More info & tickets: bit.ly/2rbC4jY
Doors: 7pm Talk starts: 7.30pm
*Ticket Includes 1 Selected Soft or Alcoholic Drink*
Each one of us is born with one and only body, a body that is experienced as ours throughout life, a defining feature of who we are. But as cases of patients with neurological damage or mental health issues reveal, the ways in which our brains represent our bodies rely on an intricate and delicate web of connections across different brain areas and also different bodily organs.
Inspired by such cases, cognitive neuroscientists have used an arsenal of illusions, tricks and measures to highlight how intimate but also malleable is the link between the self and the body. The talk will present seminal findings that show how easily the brain can be fooled into thinking that a different body belongs to one’s self, and what happens when you inhabit a body that is of different race or age to yours.
The consequences of such findings are far reaching especially at a time when people assume greater control over their bodies, their appearance, choices and habits. In a society that constantly exposes us to external, idealised images of the body, self-resilience may be built from the inside-out, by becoming less aware of our image and more aware of the signals coming from our hidden visceral body that lies beneath our appearance.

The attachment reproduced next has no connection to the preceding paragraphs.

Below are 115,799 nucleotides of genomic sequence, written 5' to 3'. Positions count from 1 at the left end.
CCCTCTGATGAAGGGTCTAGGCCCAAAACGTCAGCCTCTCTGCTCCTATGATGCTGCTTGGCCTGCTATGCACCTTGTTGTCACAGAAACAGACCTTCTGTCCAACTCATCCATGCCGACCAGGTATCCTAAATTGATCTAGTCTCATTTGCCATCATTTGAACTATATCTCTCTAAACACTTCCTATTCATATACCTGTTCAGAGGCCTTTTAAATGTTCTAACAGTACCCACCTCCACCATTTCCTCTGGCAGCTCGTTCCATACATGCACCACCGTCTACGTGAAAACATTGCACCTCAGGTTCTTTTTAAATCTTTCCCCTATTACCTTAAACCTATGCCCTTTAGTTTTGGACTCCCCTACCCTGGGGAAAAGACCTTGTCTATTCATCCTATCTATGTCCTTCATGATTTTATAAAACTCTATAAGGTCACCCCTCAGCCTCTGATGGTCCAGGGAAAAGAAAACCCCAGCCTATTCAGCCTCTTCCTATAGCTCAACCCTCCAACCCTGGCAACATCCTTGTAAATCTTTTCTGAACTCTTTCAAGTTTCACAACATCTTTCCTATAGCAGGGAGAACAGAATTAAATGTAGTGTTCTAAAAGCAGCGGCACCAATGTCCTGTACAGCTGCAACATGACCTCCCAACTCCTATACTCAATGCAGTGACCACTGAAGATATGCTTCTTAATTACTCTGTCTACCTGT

Professor Manos Tsakiris studied psychology and philosophy before completing his PhD (2006) in psychology and cognitive neurosciences at the Institute of Cognitive Neuroscience, UCL. In 2007 he joined the Department of Psychology, Royal Holloway, the University of London, where he is currently Professor of Psychology.
His research is highly interdisciplinary and uses a wide range of methods to investigate the neurocognitive mechanisms that shape the experience of embodiment and self-identity.
Manos is the recipient of the Young Mind and Brain Prize in 2014, of the 22nd Experimental Psychology Society Prize in 2015, and the NOMIS Foundation Distinguished Scientist Award in 2016. Since 2016, he is leading the interdisciplinary Body & Image in Arts & Science (BIAS) project at the Warburg Institute, and since 2017 the INtheSELF ERC Consolidator project at Royal Holloway.
He has published widely in major scientific journals and his lab’s research has been covered in international media outlets (Reuters, BBC, The Times, The Guardian, El Pais, Mail on Sunday, Le Figaro, Wall Street Journal, El Mundo, Huffington Post, Scientific American).
He has given invited talks at major scientific conferences as well as in diverse audiences such as TEDx, New Scientist, Art Galleries and schools in UK and aboard.
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